By Elaine Fields Smith.
Blackjack Ketchum was born just plain mean
His mama said his soul was as dark as could be
He’d pull the wings off a butterfly
Just to laugh and watch it die
And even though he was young and green
He left home and hit the road at fourteen.
This kid became an outlaw who robbed trains and banks
With his brand of meanness he moved up through the ranks.
Shoot first ask questions later
Was the motto of this traitor
Victims left alive to their mighty God gave thanks
Sometimes, just to scare ‘em, Black Jack would fire blanks.
But then he crossed a sheriff who didn’t take kindly to ol’ Jack
A shootin’ up his town and lookin’ for safes to crack.
Truth was Sheriff Jake was holdin’ a grudge
And on his opinions he wouldn’t budge
So the writin’ was on the wall for the outlaw called Black Jack
Cause Sheriff Jake was next to none when it came to following track.
One day this sheriff caught a thief a stealin’ a lady’s purse
But what really did him in was him a spewin’ out a curse
He knew he’d gone too far
And should a’ stayed in the bar
For she was the parson’s wife, she read him chapter and verse
But in jail the thief had a thought to keep things from gettin’ worse.
Sheriff Jake was quite surprised at information the sneak thief had
And the deal made with the outlaw most folks thought was real bad
The thief would take ‘em to Black Jack’s camp
For a steak dinner and a pardon with a legal stamp.
A posse was raised and told to bring all the ammo they had
They came, one and all, right up to the oldest granddad.
Just as the sun went down, the thief led the posse out
And when they saw campfire smoke, there was not a doubt.
Sheriff Jake told the posse to stay put
He would go in alone on foot
Avoiding dry grass and branches scattered about
He quietly moved ahead just like an Indian scout.
Earlier that day, in the conversation over a juicy steak
An important bit of information was told to Sheriff Jake
I came to him as he looked down
And happened to see a wiggle of brown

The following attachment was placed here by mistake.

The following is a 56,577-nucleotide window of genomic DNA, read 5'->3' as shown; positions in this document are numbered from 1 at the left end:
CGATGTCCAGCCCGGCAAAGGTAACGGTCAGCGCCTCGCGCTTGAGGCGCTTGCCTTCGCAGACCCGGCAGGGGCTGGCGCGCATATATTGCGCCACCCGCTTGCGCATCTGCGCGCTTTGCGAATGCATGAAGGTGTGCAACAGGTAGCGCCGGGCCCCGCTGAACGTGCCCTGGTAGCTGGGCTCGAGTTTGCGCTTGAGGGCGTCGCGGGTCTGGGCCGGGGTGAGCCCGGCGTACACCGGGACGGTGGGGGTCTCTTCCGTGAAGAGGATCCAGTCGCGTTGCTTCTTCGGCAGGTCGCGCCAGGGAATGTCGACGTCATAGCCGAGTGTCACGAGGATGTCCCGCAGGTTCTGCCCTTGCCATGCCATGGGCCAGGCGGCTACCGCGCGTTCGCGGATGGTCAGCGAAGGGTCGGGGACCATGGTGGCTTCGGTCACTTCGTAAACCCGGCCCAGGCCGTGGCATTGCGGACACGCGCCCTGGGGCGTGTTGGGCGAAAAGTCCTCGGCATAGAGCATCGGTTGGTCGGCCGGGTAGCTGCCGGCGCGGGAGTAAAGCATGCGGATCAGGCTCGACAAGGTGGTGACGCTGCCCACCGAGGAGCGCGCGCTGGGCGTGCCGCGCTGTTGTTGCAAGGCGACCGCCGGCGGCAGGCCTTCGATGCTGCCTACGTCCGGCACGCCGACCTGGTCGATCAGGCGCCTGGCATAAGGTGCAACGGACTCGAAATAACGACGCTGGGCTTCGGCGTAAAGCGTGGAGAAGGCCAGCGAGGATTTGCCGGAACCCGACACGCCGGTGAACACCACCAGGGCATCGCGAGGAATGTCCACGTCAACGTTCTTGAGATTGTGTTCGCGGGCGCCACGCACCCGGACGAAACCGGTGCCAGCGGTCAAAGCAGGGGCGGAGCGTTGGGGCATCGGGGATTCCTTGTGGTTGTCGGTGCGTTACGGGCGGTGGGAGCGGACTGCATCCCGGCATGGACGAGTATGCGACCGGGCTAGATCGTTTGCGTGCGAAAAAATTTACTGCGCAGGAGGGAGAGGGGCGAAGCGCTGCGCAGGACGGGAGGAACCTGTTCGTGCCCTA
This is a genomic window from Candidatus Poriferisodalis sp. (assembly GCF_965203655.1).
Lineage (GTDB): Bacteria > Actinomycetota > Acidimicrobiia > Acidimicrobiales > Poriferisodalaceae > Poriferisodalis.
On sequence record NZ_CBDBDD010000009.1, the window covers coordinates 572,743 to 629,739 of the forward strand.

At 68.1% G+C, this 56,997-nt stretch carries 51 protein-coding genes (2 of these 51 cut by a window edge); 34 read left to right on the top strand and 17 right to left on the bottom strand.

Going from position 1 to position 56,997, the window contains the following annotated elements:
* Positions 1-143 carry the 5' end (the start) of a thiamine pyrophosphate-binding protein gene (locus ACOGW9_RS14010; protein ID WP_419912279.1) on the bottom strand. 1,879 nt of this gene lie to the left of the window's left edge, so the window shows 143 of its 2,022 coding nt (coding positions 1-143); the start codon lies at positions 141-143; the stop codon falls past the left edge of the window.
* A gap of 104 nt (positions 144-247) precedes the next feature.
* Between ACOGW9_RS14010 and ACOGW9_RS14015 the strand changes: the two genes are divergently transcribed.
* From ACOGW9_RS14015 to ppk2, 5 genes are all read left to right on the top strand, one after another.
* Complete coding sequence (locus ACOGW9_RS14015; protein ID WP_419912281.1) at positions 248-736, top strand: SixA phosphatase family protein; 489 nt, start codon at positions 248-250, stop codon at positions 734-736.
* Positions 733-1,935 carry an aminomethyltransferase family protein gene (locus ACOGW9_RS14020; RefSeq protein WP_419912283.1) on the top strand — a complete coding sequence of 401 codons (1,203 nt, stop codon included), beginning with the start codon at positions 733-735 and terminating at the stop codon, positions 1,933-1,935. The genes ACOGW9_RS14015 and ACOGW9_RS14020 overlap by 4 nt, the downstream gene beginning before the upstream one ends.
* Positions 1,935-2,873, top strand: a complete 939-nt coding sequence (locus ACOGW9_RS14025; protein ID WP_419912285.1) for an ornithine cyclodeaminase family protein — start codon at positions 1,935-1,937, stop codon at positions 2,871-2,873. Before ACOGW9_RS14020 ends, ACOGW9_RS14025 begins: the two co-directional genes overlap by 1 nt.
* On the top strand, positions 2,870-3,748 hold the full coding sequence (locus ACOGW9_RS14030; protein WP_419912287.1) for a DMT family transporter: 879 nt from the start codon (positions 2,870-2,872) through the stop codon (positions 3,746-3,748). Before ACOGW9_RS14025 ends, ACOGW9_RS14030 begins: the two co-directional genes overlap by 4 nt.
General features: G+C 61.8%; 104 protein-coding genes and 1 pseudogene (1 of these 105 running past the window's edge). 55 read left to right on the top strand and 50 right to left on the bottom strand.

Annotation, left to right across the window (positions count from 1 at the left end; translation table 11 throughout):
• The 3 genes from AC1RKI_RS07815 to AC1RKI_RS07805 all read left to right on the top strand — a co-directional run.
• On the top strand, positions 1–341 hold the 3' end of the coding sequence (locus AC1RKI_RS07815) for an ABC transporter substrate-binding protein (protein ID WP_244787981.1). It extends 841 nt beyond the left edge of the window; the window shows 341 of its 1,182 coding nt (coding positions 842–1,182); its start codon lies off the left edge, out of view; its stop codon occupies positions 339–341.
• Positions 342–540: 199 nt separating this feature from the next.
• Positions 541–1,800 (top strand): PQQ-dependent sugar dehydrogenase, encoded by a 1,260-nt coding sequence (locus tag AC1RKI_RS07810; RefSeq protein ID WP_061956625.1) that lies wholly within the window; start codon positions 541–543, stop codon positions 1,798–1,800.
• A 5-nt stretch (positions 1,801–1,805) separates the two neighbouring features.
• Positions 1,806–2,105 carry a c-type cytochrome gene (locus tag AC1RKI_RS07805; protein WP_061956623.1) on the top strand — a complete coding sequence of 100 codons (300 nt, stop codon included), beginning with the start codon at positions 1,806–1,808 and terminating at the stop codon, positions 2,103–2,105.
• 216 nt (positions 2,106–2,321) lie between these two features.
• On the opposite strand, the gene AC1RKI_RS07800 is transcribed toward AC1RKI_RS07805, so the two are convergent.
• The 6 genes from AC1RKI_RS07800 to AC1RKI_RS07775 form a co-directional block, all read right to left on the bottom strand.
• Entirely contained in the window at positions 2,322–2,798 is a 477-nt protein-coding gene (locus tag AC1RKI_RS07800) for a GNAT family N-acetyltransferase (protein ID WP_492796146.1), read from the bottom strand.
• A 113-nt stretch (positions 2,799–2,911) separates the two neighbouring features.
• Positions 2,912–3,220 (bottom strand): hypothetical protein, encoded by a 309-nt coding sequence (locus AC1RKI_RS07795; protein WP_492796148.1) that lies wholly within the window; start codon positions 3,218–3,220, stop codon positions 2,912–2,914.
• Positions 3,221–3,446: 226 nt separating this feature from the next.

There was somethin’ sure to give Black Jack the quakes
Because that rough and tough outlaw was terrified of snakes.
As quick as lightnin Jake grabbed the wedge shaped head
Of a scary critter most folks would rather see dead
Grasping the tail quieted down the rattle
Sheriff Jake gripped the snake, ready to battle.
He carefully moved forward through the brush
And over the whole darn area there came a hush.
Getting up real close, Jake let loose the rattler’s tail
In the firelight he could see the men’s faces go pale
Jake slung the snake toward Black Jack,
The posse moved in when it hit the outlaw’s back.
They musta thought it was the devil himself, the way those outlaws wailed
And in the chaos any attempt to escape completely and thoroughly failed.
The trial was short, the expected sentence was read
Black Jack Ketchum would be hanged until he was dead.
But the hangman miscalculated
And the outlaw was decapitated
Nobody’d quite believe what the photographer said
That the corpse lay on the ground – minus the head.
But Jack’s noggin was in the sack, severed at the stem
So it was in pieces they buried the man condemned.
The sheriff’s badge would be nothing but rust
And the hangman’s noose nothin’ but dust
Before the law’d dare to hang anybody again.
Such is the legacy of man known as the outlaw Black Jack Ketchum.
Elaine is a Native Texas, straight-but not narrow-non-tatooed ex-biker chick with a good sense of humor who can write, grow great tomatoes and grill a mean home-grown steak. She has two books in print, a children’s video project in process, and releasing a book of Cowboy Poetry in March. She’s an all around good gal who is easily amused, and gaining attention as a writer/publisher.